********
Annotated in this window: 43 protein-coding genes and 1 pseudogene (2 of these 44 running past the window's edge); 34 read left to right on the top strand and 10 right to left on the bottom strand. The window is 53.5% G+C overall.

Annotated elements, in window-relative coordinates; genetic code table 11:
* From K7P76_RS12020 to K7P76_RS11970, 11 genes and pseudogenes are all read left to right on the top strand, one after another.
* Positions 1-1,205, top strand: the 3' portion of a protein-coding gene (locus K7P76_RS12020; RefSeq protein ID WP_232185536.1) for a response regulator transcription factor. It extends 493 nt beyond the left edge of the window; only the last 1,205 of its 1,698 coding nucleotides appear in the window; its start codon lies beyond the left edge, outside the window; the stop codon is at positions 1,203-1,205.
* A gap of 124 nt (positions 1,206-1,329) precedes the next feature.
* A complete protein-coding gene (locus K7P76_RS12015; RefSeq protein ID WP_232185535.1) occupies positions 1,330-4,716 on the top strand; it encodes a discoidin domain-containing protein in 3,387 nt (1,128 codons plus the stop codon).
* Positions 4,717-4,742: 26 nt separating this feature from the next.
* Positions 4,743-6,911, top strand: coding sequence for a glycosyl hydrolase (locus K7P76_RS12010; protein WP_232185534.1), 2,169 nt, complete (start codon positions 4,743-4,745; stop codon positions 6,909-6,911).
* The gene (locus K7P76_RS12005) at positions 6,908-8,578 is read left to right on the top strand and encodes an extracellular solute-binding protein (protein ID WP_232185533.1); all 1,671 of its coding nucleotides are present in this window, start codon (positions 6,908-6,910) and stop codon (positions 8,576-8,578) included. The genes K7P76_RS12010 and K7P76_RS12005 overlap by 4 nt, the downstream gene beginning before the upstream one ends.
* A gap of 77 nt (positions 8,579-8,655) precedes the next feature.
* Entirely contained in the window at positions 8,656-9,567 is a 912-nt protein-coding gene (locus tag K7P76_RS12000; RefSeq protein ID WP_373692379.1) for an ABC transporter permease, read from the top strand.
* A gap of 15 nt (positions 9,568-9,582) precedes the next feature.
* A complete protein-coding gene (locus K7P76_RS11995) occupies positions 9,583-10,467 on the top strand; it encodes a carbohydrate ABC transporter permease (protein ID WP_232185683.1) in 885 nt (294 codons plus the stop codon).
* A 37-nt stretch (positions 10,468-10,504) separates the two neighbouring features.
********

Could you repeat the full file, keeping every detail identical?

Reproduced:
Annotated in this window: 43 protein-coding genes and 1 pseudogene (2 of these 44 running past the window's edge); 34 read left to right on the top strand and 10 right to left on the bottom strand. The window is 53.5% G+C overall.

Annotated elements, in window-relative coordinates; genetic code table 11:
* From K7P76_RS12020 to K7P76_RS11970, 11 genes and pseudogenes are all read left to right on the top strand, one after another.
* Positions 1-1,205, top strand: the 3' portion of a protein-coding gene (locus K7P76_RS12020; RefSeq protein ID WP_232185536.1) for a response regulator transcription factor. It extends 493 nt beyond the left edge of the window; only the last 1,205 of its 1,698 coding nucleotides appear in the window; its start codon lies beyond the left edge, outside the window; the stop codon is at positions 1,203-1,205.
* A gap of 124 nt (positions 1,206-1,329) precedes the next feature.
* A complete protein-coding gene (locus K7P76_RS12015; RefSeq protein ID WP_232185535.1) occupies positions 1,330-4,716 on the top strand; it encodes a discoidin domain-containing protein in 3,387 nt (1,128 codons plus the stop codon).
* Positions 4,717-4,742: 26 nt separating this feature from the next.
* Positions 4,743-6,911, top strand: coding sequence for a glycosyl hydrolase (locus K7P76_RS12010; protein WP_232185534.1), 2,169 nt, complete (start codon positions 4,743-4,745; stop codon positions 6,909-6,911).
* The gene (locus K7P76_RS12005) at positions 6,908-8,578 is read left to right on the top strand and encodes an extracellular solute-binding protein (protein ID WP_232185533.1); all 1,671 of its coding nucleotides are present in this window, start codon (positions 6,908-6,910) and stop codon (positions 8,576-8,578) included. The genes K7P76_RS12010 and K7P76_RS12005 overlap by 4 nt, the downstream gene beginning before the upstream one ends.
* A gap of 77 nt (positions 8,579-8,655) precedes the next feature.
* Entirely contained in the window at positions 8,656-9,567 is a 912-nt protein-coding gene (locus tag K7P76_RS12000; RefSeq protein ID WP_373692379.1) for an ABC transporter permease, read from the top strand.
* A gap of 15 nt (positions 9,568-9,582) precedes the next feature.
* A complete protein-coding gene (locus K7P76_RS11995) occupies positions 9,583-10,467 on the top strand; it encodes a carbohydrate ABC transporter permease (protein ID WP_232185683.1) in 885 nt (294 codons plus the stop codon).
* A 37-nt stretch (positions 10,468-10,504) separates the two neighbouring features.